This means: Return the police from the place of a tax collector to that of protecting society from its most dangerous elements — those who take life, liberty and property, not those who do not injure the rights of others. End the war on drugs. End civil asset forfeiture, end the cash-bail racket, and your unjust and unconstitutional intrusion into the lives of your citizens.
The “Boogaloo” bloc became publicly active in Michigan this spring by showing up in numbers at protests against COVID-19 public-health measures, including stay-at-home orders and business closures. The vitriol against Whitmer was whipped into a frenzy at these rallies, which included some of the same militiamen as those arrested last week, who descended on the Capitol. Men with weapons attempted to force their way onto the floor of the state House, which then voted not to extend the stay-at-home orders.
Their rhetoric became even more violent two weeks later for a follow-up protest. “We need a good old fashioned lynch mob to storm the Capitol, drag her tyrannical ass out onto the street and string her up as our forefathers would have,” one of them wrote on an anti-lockdown Facebook page — a sentiment that was repeated on that page and others.
Not only is discussion of the Boogaloo on social media overflowing with hateful rhetoric culminating in violent fantasies — including not just killing law enforcement officers and lynching political authorities, but also of invading their neighbors’ homes and killing them, as Alex Jones has done — its history as an idea is derived straight from white supremacist lore.
Robert Evans and Jason Wilson at Bellingcat have explored in depth how the Boogaloo recruitment funnel has a very wide opening that includes people from LGBTQ communities, as well as some anarchists and people of color. In its nascent stages, at least, “the apocalyptic, anti-government politics of the “Boogaloo Bois” are not monolithically racist/neo-Nazi,” and indeed on Facebook pages, they can be found to “rail against police shootings of African Americans, and praise black nationalist self-defense groups.”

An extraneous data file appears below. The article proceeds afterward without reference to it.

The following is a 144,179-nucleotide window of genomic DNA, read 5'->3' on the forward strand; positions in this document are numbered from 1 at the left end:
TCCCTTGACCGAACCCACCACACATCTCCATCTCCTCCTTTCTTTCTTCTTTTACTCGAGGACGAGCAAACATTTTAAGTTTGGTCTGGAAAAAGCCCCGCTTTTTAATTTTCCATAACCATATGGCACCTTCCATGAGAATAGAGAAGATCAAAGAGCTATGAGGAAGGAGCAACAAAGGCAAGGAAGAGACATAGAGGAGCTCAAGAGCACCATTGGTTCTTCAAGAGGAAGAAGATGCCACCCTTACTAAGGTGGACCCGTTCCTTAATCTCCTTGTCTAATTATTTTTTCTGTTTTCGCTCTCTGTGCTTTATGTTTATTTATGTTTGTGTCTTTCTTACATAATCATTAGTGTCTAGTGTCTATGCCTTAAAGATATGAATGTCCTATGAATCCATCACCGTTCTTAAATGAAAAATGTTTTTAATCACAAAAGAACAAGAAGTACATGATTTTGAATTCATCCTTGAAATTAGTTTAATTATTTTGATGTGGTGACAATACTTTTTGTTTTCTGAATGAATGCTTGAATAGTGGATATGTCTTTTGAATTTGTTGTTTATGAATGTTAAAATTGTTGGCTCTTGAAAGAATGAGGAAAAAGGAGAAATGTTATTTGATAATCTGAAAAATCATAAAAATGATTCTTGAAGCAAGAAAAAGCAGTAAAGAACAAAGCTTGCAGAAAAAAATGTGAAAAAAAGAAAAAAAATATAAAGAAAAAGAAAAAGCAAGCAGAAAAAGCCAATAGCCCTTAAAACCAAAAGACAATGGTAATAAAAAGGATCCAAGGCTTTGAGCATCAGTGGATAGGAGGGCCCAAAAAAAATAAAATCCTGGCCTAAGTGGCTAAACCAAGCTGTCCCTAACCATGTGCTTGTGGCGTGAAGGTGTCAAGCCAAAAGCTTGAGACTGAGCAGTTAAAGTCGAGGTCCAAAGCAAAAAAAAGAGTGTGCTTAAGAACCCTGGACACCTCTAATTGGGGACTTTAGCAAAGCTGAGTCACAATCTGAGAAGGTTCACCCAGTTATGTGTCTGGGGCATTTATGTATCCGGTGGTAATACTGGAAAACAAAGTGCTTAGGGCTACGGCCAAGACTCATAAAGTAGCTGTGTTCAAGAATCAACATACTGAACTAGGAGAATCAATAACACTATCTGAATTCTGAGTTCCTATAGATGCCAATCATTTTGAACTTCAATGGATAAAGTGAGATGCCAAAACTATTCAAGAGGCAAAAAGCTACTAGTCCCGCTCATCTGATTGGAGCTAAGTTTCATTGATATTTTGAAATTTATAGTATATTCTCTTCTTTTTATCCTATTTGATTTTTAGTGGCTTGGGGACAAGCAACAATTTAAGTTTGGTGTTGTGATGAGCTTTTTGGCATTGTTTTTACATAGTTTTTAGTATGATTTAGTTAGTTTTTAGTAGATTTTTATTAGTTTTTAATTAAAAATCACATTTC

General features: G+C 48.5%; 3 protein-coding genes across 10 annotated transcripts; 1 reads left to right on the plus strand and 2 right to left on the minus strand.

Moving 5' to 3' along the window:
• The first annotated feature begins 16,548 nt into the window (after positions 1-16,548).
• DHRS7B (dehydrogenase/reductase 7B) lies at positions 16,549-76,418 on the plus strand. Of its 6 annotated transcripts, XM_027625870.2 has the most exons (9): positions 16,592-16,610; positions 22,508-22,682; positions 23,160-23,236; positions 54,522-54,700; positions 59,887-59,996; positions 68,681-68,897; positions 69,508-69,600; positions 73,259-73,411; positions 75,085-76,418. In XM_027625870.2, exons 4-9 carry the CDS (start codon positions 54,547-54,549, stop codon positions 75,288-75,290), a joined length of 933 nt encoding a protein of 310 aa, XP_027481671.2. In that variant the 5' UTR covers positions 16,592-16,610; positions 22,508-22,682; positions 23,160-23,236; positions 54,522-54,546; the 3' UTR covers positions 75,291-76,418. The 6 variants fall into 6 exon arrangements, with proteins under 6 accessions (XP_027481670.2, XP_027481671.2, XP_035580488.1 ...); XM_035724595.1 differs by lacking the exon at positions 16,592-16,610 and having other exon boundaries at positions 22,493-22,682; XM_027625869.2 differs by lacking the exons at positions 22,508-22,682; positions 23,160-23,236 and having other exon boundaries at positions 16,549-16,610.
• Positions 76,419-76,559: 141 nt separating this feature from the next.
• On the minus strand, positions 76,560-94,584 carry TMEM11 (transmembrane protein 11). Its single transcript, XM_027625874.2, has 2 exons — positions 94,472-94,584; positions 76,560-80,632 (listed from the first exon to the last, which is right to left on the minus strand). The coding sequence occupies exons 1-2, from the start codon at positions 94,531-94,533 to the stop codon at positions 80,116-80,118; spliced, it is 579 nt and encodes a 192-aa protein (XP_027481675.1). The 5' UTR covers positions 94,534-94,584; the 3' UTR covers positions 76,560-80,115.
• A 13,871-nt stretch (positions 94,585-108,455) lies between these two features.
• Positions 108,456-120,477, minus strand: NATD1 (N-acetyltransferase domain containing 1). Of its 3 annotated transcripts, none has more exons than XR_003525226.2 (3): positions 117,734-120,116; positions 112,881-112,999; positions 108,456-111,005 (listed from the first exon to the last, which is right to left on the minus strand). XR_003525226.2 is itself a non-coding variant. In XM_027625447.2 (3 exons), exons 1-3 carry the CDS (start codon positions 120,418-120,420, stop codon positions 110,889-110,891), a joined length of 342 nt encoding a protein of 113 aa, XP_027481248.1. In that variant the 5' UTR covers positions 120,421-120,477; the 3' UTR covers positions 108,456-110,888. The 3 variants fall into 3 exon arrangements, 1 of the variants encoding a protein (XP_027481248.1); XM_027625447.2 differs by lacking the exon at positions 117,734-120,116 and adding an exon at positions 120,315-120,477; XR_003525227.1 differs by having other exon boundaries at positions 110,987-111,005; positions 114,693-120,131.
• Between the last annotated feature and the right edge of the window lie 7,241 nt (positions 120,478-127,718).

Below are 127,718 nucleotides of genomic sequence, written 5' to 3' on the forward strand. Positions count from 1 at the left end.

But the materials also demonstrate that however irony-drenched it may appear to be, this is a movement actively preparing for armed confrontation with law enforcement, and anyone else who would restrict their expansive understanding of the right to bear arms. In a divided, destabilized post-coronavirus landscape, they could well contribute to widespread violence in the streets of American cities.
The underlying violence at play with both the “Boogaloo” movement and its militia-oriented adherents was reinforced Friday when the FBI released chilling videos of the men arrested the previous week engaging in preparations for kidnapping Whitmer.
In one of the videos, two men in camouflage fatigues and holding semiautomatic rifles pull up to a target in the front seats of a PT Cruiser and take aim, then jump out of the vehicle and commence firing on the target, joined by several other men with weapons. Another man coaches them: “Keep moving,” he says. Other videos show the accused plotters brandishing and handling weapons.
Indicted suspect Brandon Caserta ranted in one of the videos about taking out “government thugs” — including police officers — and saying that if “this whole thing starts to happen, I’m telling you what, dude, I’m taking out as many of those motherfuckers as I can. Every single one, dude. I’m sick of being robbed and enslaved by the state … they are the fucking enemy. Period.”